Travel Tips 2018-06-12T14:20:03+00:00

Travel Tips

International phone and data charges can cost almost as much as your trip. Do research before you go to save yourself the exorbitant fees. There are options. U.S. wireless carriers offer International plans if you have a world GSM phone or iPad. Some available options: $$$$ If you have a World GSM phone, use your own carrier and phone. Sign up for international minutes and data usage with your provider.

  • $$$ If you have access to an unlocked world GSM phone – buy a World, Country or local SIM card.
  • $ Purchase a local SIM card once your arrive. SIM cards are available at phone stores, kiosks, and Tabac’s.
  • $$ Purchase a World, Europe, or Country SIM card before you leave from various sites such as OneSimCard.com, maxroam.com, telestial.com, cellularabroad.com or others. The cost of the SIM and the rates will be higher than buying locally, but they are cheaper than most US providers.
  • $$$ Rent an international phone. A few of the websites mentioned above will rent you a phone and SIM for your trip.
  • $ Most hotels offer wifi and will be included if available. Wireless is by far the cheapest method. Use Skype or email to stay in touch.

Europe uses 220v electricity. Be sure to have the correct adapters and transformers for the countries to which you are traveling.

  • France & Italy – electrical outlets accept a plug with two round pins.[/li] [li icon=”icon-dot” color=”6aabb0″]Great Britain & some other European countries have a plug with 3 prongs (not the same as the US grounded 3 prong plug.)
  • Many wireless phone & tablets chargers and travel appliances are made to vary between 110-240v, so only an adapter would be required. These appliances automatically convert the voltage. Please check your chargers to verify the voltage.
  • Other appliances may be only 110v and would need a transformer for the correct voltage in addition to an adapter. Check the voltage listed on your appliance to prevent damaging your equipment.

Credit cards and ATM’s are usually the cheapest way to pay for your trip to Europe. However, Europe is changing their credit card system from the magnetic strip that we are all familiar with, to a new EMV (Europay-MasterCard-Visa) or chip and pin system. These new credit cards have a small microchip embedded and a pin number is required to process the transaction. Many restaurants, shops and train stations in Europe are using these systems potentially causing trouble for US travelers. Waiters now bring a handheld device to your table where they slide in the card and you enter your pin number. But these machines may not accept the magnetic striped cards. We found most locations would accept our card after we indicated that it was a US based credit card which may need to be processed on another machine or by swiping the card rather than inserting it.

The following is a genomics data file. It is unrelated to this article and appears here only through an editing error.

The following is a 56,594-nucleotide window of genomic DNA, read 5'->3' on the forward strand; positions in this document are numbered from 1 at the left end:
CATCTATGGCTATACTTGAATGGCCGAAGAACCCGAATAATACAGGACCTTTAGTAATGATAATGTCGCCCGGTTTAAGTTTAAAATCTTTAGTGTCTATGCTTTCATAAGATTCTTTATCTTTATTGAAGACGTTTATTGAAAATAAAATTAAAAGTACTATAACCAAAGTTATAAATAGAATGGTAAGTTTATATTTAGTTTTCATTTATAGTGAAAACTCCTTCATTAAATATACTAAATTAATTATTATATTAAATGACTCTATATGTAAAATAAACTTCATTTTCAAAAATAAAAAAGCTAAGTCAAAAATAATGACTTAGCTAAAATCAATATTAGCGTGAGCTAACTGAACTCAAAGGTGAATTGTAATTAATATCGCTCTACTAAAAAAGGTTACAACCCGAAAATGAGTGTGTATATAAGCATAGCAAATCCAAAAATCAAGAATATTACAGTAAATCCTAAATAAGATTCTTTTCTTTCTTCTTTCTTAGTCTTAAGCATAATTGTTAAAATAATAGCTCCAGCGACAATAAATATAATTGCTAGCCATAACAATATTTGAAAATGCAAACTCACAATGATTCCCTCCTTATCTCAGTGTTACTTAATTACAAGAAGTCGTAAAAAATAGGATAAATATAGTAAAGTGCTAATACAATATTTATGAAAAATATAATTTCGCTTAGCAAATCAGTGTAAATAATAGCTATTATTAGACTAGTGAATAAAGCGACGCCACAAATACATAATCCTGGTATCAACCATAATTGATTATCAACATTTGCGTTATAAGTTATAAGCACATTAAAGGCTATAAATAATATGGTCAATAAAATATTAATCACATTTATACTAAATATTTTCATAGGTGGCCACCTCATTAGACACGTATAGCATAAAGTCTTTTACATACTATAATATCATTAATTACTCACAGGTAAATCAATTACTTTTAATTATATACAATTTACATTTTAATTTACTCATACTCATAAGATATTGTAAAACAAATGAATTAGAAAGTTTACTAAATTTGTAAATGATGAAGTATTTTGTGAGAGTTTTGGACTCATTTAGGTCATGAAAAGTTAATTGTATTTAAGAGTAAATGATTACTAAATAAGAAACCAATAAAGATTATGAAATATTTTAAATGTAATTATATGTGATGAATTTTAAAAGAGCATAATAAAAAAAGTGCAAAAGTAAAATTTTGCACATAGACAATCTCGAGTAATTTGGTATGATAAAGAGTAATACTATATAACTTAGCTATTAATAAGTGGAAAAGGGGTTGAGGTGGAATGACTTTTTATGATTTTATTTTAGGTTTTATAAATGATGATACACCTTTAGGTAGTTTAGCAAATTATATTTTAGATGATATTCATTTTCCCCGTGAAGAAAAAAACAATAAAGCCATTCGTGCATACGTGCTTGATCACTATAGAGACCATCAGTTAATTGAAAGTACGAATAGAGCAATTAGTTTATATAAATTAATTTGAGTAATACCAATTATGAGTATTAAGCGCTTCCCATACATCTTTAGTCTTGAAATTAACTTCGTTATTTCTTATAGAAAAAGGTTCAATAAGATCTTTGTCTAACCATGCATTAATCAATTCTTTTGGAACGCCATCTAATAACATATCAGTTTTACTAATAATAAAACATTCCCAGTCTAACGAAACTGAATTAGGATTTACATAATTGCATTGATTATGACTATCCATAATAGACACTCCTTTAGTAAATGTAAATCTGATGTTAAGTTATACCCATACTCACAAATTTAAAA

NOTE: If you are a frequent traveler, consider getting a card with both the strip and the chip. A few U.S. banks are incorporating this new technology, but you will have to ask for a new card to be sent to you with the chip. Do research if you want one of these cards, since many customer service agents at the banks are still unaware of the technology. Some banks only have the chip in certain cards directed toward travelers- a few of which come with hefty fees. After doing some calling around we found that Citibank, Chase, and Bank of America do have this technology. I found Citibank to be the most knowledgeable and provided many of their cards with the chip. *Be sure to know your pin numbers for your ATM and credit cards**

  • Cash is still king. Euros are accepted everywhere.
  • It is always good to leave home with a few euros in your pocket, but it’s cheaper to buy euros once you arrive by withdrawing from an ATM machine. These usually provide the best exchange rate.
  • Many banks in the US no longer carry foreign currency on site but will order them for you, but the cost is high.
  • We have purchased euros from Wells Fargo Bank online (https://www.wellsfargo.com/foreignexchange/). It is an easy process and our euros were delivered to my home the next day by FedEx. Their rates were much more competitive than our local bank. (Be aware if you use a credit card to buy euros online it will be charged to your card as a cash advance. We suggest using a debit card.
  • Check with your bank for additional foreign transaction fees. Cash advances from credit cards often have high transaction fees in addition to exorbitant interest rates…try to avoid a credit card cash advance.
  • Another option is to find a CHANGE office to exchange US dollars for Euros once you arrive. The fees can be high in these offices and the closer you are to the main tourist areas the higher they will be.